Digital Storytelling with Windows Movie Maker

Tina Conway, Wallingford-Swarthmore CFF Teacher

Xaras Collins-Brown, Wallingford-Swarthmore CFF Coach

"How to" Session
Beginner Level

Teachers will discuss digital storytelling, and how they can move their students beyond PowerPoint to design more creative projects. Teachers will learn how to capture and import images and videos using Movie Maker. Teachers will learn how to manipulate images, create text slides, and sync audio to their projects. Teacher will consider copyright issues when publishing images.

Teachers will use higher order thinking skills to create digital storytelling projects with Windows Movie Maker. They will be given a project task to create a 3-5 minute project using images, video, and audio.

To view the materials used in our presentation go to

What is Digital Storytelling?

"an engaging and exciting way for students to use technology and digital tools to tell a story. It is usually a 2-4 minute video consisting of images, text, narration, and/or music. Digital stories are an excellent 21st century alternative to paper-based reports and a step above the typical PowerPoint slideshow."

References and Resources for Windows Movie Maker

The Basics:

  • Windows Movie Maker is a program that is on most PCs 2003 or newer
  • First step - gather your digital media for the project (pictures, audio, video). Make sure this media is saved to your computer (My Pictures/My Music/My Media folders). Be careful with copyright issues. Most students will want to go out to Google and just use those images. However, students either need to make sure those images are public domain images or include a bibliography for all images used at the end of their show.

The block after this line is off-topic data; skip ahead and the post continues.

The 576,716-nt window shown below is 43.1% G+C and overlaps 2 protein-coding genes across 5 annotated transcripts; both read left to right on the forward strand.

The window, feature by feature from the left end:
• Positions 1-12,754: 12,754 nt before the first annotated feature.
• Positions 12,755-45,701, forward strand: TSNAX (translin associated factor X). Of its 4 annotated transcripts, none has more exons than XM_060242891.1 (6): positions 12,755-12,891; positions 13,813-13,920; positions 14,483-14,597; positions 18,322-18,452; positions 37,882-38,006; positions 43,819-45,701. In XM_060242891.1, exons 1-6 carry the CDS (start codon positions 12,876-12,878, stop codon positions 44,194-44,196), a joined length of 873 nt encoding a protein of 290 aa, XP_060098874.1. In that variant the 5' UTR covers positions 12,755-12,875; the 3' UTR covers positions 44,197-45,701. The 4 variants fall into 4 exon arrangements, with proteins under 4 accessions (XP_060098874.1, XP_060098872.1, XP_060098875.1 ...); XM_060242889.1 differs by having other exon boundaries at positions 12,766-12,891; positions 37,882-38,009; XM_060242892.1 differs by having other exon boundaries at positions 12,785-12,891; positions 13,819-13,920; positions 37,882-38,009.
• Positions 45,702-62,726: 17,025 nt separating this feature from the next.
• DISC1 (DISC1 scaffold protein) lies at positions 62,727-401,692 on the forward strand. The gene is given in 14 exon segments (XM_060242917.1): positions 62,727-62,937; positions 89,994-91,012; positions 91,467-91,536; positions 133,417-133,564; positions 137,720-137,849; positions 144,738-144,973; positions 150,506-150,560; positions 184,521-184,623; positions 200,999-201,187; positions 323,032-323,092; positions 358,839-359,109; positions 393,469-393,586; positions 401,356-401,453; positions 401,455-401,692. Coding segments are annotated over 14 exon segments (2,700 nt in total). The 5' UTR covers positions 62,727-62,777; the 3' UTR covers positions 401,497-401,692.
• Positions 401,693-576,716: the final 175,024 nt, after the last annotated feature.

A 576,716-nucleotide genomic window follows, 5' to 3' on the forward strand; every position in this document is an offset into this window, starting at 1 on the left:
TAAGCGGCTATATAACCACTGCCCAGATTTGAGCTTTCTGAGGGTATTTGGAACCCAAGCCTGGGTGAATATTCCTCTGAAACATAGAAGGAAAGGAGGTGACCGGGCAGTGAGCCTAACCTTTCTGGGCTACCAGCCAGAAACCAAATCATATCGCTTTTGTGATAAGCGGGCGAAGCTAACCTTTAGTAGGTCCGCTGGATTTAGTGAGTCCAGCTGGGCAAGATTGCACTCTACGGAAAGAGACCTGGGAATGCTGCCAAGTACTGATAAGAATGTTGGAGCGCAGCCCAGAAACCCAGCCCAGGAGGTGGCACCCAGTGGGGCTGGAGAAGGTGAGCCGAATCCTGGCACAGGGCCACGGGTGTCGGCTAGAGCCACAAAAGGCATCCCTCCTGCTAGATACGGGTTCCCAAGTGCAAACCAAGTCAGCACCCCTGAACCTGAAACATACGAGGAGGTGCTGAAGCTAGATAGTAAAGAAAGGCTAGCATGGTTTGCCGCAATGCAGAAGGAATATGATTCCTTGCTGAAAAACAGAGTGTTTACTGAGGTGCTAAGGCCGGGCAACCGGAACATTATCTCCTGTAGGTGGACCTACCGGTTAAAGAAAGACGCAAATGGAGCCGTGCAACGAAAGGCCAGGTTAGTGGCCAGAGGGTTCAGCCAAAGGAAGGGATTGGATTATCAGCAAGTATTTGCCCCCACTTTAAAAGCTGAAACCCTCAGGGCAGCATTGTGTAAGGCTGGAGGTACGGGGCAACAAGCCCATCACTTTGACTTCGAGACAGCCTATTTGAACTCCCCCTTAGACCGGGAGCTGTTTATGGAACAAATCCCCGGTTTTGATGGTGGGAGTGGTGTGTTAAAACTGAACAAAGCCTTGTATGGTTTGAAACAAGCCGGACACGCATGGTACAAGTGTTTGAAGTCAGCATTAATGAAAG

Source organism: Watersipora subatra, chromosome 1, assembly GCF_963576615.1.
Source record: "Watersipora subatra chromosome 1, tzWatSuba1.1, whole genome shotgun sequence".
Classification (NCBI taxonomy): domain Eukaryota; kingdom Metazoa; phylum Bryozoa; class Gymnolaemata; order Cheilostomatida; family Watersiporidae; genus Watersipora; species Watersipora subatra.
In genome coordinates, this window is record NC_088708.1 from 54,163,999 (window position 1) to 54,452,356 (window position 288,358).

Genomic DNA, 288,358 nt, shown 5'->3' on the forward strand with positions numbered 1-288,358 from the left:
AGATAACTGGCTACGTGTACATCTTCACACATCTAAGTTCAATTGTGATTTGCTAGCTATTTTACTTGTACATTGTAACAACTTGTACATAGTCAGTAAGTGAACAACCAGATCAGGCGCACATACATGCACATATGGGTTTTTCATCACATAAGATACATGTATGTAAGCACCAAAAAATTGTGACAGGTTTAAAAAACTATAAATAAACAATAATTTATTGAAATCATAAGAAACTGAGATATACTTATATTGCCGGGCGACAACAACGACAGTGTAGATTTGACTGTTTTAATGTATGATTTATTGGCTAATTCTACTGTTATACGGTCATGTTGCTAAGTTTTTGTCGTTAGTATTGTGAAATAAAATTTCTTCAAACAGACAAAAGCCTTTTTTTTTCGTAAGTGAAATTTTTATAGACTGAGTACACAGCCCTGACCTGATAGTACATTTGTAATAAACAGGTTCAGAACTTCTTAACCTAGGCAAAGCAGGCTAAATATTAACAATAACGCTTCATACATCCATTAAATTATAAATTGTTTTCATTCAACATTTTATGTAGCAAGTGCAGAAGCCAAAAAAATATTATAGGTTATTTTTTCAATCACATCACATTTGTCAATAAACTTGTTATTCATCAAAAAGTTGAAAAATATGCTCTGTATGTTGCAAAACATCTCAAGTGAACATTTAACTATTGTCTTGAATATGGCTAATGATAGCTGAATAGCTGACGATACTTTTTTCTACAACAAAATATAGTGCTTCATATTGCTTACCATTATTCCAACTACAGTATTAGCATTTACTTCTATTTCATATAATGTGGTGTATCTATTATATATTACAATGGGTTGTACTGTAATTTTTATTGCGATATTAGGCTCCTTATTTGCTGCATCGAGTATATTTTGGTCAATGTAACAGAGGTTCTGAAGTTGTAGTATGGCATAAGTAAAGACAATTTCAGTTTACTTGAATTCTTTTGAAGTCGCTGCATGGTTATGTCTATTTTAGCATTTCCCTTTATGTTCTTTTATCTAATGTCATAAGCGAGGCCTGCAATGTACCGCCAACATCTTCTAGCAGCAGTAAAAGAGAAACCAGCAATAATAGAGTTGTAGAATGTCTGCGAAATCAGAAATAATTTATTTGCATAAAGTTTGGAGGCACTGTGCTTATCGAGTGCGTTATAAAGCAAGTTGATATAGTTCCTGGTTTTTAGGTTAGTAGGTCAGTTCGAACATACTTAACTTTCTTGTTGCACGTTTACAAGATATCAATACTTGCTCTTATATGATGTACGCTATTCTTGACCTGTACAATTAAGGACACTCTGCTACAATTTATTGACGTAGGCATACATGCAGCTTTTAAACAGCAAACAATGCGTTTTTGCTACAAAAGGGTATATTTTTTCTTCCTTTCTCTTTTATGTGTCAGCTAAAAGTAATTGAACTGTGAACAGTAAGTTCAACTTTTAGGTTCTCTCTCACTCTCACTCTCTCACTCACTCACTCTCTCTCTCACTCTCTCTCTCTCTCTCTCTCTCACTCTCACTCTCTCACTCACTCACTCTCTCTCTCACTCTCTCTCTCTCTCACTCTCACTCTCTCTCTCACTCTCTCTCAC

• Movie Maker is a drop and drag program, so once all the your media is uploaded to the Movie Maker platform, you click and drag them into place.
  • Audio options: You can either add music or students can add their own narration to a video
  • Although you can add in music from a cd, you need to be aware of copyright issues dealing with music, especially if students plan to distribute the video (YouTube).
  • Publishing: In order for the movie to work correctly, the last step is to publish the movie. If you simply save the project, you will save what you are working on so that you can go back and edit it later. However, you will not be able to work on the project on another computer (because all the individual files are saved to a specific computer). This last step of publishing the project condenses the project and saves it as one file (not a group of individual images/audio/videos). Students often forget this last step and if it is not done, they will not be able to take the project to another computer and have it work correctly.